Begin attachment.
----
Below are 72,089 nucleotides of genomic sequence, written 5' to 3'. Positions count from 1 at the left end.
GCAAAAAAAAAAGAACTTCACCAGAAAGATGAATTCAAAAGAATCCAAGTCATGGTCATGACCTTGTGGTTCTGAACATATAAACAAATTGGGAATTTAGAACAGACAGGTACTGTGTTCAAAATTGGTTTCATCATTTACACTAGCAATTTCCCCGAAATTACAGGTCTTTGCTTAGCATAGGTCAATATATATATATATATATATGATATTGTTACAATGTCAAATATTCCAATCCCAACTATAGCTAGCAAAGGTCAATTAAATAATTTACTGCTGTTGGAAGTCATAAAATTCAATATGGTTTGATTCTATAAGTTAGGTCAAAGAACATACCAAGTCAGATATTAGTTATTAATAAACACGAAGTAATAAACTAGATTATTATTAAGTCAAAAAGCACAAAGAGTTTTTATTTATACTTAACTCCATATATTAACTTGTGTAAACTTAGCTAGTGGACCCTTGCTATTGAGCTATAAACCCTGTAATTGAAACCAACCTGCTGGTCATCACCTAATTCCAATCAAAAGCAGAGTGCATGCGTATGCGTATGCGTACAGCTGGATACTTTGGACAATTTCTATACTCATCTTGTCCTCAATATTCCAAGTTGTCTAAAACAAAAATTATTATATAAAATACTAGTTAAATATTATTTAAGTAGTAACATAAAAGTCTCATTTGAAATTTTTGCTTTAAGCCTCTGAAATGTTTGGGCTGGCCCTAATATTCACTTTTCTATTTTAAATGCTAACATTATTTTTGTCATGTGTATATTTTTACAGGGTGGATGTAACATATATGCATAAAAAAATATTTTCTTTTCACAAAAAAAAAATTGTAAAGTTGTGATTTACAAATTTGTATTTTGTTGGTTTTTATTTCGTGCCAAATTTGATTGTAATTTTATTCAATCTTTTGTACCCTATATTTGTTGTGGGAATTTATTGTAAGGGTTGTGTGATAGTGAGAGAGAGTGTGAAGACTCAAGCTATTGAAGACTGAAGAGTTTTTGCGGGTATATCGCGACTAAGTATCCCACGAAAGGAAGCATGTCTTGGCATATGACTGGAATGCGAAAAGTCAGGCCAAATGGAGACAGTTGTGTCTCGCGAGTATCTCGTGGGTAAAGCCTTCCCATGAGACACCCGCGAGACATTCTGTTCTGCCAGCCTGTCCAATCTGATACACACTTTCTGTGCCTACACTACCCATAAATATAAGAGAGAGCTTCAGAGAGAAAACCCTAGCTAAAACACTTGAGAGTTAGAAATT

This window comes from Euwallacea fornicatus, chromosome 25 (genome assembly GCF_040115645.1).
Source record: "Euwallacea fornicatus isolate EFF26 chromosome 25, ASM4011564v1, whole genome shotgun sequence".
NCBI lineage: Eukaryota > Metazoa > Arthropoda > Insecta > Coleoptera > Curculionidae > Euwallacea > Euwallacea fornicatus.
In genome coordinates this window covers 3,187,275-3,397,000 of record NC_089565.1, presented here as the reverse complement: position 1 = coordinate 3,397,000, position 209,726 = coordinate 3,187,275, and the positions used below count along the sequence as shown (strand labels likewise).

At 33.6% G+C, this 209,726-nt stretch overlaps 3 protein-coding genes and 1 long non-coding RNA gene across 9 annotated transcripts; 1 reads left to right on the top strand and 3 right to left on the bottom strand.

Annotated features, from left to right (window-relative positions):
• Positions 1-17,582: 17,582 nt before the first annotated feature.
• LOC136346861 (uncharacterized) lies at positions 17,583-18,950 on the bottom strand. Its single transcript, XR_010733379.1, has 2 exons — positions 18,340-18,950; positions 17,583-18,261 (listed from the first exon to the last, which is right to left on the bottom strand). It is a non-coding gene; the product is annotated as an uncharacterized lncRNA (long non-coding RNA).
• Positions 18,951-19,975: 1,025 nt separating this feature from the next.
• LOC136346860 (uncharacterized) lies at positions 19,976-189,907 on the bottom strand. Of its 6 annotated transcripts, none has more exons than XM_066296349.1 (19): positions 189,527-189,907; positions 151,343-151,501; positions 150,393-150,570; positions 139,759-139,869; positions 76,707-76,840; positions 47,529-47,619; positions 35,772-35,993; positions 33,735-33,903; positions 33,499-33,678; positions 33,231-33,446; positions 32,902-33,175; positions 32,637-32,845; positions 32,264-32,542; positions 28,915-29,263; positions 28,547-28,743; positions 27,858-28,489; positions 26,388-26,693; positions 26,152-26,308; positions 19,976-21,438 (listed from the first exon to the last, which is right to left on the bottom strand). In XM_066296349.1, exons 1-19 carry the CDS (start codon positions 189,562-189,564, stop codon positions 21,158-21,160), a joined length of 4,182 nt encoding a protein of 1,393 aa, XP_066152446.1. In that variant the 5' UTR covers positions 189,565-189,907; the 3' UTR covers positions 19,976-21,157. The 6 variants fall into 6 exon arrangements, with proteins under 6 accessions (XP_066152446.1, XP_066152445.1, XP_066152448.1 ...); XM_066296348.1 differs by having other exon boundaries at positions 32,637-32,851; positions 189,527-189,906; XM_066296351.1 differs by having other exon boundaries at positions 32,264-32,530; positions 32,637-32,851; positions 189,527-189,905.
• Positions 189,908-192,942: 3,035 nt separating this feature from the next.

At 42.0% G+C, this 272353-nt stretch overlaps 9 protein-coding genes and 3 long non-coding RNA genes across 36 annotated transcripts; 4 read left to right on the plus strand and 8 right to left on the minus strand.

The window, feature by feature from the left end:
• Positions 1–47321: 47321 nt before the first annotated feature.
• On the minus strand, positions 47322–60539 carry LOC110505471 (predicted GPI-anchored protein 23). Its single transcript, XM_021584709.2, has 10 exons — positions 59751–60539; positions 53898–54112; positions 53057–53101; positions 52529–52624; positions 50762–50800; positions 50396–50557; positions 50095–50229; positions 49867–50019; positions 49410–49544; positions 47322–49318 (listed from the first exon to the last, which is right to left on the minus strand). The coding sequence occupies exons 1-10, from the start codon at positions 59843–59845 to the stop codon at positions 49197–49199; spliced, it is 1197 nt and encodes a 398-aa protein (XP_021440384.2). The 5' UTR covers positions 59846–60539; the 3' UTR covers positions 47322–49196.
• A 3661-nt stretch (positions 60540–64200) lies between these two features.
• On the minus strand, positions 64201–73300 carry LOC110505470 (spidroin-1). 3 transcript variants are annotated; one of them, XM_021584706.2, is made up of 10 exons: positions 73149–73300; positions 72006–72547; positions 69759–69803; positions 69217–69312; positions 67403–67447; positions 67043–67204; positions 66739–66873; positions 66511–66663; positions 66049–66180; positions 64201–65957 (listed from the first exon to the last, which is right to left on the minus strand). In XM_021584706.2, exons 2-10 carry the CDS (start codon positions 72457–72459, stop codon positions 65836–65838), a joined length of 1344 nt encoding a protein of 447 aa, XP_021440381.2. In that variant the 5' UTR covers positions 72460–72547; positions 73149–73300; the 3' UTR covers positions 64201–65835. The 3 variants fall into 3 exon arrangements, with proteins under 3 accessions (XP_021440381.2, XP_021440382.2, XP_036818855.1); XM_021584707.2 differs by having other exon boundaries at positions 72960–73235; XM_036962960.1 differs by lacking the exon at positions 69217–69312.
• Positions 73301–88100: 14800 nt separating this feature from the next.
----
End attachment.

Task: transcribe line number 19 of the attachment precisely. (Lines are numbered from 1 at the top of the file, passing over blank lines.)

• On the minus strand, positions 64201–73300 carry LOC110505470 (spidroin-1). 3 transcript variants are annotated; one of them, XM_021584706.2, is made up of 10 exons: positions 73149–73300; positions 72006–72547; positions 69759–69803; positions 69217–69312; positions 67403–67447; positions 67043–67204; positions 66739–66873; positions 66511–66663; positions 66049–66180; positions 64201–65957 (listed from the first exon to the last, which is right to left on the minus strand). In XM_021584706.2, exons 2-10 carry the CDS (start codon positions 72457–72459, stop codon positions 65836–65838), a joined length of 1344 nt encoding a protein of 447 aa, XP_021440381.2. In that variant the 5' UTR covers positions 72460–72547; positions 73149–73300; the 3' UTR covers positions 64201–65835. The 3 variants fall into 3 exon arrangements, with proteins under 3 accessions (XP_021440381.2, XP_021440382.2, XP_036818855.1); XM_021584707.2 differs by having other exon boundaries at positions 72960–73235; XM_036962960.1 differs by lacking the exon at positions 69217–69312.